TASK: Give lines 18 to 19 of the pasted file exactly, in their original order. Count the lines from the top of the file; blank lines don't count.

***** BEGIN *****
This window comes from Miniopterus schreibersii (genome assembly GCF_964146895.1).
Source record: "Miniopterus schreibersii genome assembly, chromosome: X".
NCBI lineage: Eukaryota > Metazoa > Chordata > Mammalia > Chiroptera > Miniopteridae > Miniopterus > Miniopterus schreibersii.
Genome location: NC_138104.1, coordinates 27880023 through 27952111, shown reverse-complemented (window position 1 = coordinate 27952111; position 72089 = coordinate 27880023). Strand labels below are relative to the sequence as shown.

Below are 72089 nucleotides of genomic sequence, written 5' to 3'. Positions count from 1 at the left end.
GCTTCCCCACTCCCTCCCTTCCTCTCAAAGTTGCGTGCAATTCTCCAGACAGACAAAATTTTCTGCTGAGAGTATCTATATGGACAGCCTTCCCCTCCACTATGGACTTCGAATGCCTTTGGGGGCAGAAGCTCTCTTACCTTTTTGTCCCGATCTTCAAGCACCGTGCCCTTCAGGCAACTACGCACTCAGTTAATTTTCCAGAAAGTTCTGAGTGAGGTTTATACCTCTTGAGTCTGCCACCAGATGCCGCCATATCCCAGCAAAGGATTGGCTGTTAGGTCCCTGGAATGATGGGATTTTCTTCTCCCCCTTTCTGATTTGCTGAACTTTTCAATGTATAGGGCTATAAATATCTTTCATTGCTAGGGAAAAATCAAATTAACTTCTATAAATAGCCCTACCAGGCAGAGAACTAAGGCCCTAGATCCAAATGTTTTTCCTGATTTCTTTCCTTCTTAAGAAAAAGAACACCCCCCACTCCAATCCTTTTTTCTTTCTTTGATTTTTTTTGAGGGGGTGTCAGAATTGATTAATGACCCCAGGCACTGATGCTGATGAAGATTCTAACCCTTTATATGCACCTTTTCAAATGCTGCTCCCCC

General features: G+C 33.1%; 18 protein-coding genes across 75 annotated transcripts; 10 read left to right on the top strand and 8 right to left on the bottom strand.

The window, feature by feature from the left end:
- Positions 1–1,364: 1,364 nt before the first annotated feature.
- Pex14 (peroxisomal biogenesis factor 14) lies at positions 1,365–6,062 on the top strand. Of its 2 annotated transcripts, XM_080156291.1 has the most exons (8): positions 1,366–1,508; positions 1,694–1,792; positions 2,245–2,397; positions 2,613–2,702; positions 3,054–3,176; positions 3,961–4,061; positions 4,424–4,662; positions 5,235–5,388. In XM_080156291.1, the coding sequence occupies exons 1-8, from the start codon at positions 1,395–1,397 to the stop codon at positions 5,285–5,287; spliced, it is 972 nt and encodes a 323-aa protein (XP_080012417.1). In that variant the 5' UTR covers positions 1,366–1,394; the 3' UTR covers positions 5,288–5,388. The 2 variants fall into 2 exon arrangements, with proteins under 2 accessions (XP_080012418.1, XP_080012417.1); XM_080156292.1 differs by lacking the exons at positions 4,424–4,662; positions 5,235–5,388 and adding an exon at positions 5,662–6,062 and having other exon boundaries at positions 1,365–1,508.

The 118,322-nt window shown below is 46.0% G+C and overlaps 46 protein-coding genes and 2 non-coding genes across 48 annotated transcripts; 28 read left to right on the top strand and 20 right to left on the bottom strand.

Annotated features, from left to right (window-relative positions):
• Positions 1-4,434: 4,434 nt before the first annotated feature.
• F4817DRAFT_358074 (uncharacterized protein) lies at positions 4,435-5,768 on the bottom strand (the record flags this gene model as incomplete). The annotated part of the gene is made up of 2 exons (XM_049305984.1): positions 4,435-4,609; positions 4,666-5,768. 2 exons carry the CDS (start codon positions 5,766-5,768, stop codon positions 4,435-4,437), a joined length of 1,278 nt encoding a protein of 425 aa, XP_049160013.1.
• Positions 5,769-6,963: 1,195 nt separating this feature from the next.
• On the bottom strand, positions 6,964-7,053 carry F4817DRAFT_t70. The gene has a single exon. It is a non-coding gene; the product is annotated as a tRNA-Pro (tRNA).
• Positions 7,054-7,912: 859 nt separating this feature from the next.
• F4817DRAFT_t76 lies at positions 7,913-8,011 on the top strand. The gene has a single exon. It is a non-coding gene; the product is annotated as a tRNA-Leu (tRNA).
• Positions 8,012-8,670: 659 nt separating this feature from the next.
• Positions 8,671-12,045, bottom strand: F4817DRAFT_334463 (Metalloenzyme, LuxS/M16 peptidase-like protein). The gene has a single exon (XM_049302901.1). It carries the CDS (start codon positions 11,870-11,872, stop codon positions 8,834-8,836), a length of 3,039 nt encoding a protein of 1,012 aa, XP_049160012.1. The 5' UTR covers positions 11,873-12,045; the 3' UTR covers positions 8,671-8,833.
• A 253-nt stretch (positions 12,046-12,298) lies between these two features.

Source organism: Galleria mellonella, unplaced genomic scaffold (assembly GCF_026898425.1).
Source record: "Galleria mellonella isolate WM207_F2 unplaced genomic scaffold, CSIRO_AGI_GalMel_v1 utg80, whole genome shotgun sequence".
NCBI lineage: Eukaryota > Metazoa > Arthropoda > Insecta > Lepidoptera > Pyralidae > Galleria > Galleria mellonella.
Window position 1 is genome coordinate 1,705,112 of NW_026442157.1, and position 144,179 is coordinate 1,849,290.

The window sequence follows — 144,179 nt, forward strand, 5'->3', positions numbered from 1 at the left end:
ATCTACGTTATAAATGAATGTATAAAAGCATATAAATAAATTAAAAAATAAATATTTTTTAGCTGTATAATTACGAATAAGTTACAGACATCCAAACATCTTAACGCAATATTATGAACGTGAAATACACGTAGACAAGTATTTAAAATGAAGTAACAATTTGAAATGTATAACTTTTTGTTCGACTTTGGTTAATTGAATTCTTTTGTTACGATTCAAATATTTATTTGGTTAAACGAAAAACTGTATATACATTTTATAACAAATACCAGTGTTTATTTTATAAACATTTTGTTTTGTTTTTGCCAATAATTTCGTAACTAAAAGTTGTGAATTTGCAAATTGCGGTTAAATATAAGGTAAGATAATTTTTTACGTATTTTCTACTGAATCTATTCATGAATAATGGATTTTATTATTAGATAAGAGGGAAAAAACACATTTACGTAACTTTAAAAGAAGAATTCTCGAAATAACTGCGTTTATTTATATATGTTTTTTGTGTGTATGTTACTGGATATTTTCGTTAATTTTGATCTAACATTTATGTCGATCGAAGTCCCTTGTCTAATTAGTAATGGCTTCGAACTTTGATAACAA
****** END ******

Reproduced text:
• F4817DRAFT_t76 lies at positions 7,913-8,011 on the top strand. The gene has a single exon. It is a non-coding gene; the product is annotated as a tRNA-Leu (tRNA).
• Positions 8,012-8,670: 659 nt separating this feature from the next.